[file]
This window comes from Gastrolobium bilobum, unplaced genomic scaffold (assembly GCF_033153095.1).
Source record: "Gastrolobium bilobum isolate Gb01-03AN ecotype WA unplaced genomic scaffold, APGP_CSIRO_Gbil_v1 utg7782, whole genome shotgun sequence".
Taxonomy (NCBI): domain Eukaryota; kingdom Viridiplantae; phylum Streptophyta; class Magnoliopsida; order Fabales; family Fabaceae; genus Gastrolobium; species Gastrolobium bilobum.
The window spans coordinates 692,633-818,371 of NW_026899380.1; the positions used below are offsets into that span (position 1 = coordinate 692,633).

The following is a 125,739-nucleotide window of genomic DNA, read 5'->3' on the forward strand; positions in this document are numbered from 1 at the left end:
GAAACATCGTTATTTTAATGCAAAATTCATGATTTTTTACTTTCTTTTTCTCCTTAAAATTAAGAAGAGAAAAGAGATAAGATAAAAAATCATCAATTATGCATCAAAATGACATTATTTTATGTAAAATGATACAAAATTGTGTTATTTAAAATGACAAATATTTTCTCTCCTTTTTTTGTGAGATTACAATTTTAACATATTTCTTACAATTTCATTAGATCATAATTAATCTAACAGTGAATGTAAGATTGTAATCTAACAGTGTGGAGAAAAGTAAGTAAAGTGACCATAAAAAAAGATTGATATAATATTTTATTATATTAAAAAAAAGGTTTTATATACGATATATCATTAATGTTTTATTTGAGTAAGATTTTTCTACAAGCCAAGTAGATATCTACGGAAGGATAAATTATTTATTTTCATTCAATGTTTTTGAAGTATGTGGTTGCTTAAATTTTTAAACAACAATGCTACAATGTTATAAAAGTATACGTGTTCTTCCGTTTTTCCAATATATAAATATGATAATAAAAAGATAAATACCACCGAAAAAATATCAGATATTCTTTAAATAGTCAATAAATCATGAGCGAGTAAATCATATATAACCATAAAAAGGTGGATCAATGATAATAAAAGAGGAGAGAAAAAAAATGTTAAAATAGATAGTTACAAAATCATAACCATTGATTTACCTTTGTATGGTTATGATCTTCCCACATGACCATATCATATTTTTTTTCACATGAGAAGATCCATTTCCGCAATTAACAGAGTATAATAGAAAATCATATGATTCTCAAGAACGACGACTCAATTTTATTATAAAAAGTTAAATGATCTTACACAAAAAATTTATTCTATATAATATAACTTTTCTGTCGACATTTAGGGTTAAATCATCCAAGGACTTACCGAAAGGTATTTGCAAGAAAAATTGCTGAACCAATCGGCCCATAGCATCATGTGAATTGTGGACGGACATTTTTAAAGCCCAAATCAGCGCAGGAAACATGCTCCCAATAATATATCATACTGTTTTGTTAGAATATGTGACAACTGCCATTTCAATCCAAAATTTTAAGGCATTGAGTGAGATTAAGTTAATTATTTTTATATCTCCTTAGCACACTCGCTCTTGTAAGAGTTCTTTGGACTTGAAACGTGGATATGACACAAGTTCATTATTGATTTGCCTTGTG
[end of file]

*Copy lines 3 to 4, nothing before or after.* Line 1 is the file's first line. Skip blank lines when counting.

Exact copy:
Taxonomy (NCBI): domain Eukaryota; kingdom Viridiplantae; phylum Streptophyta; class Magnoliopsida; order Fabales; family Fabaceae; genus Gastrolobium; species Gastrolobium bilobum.
The window spans coordinates 692,633-818,371 of NW_026899380.1; the positions used below are offsets into that span (position 1 = coordinate 692,633).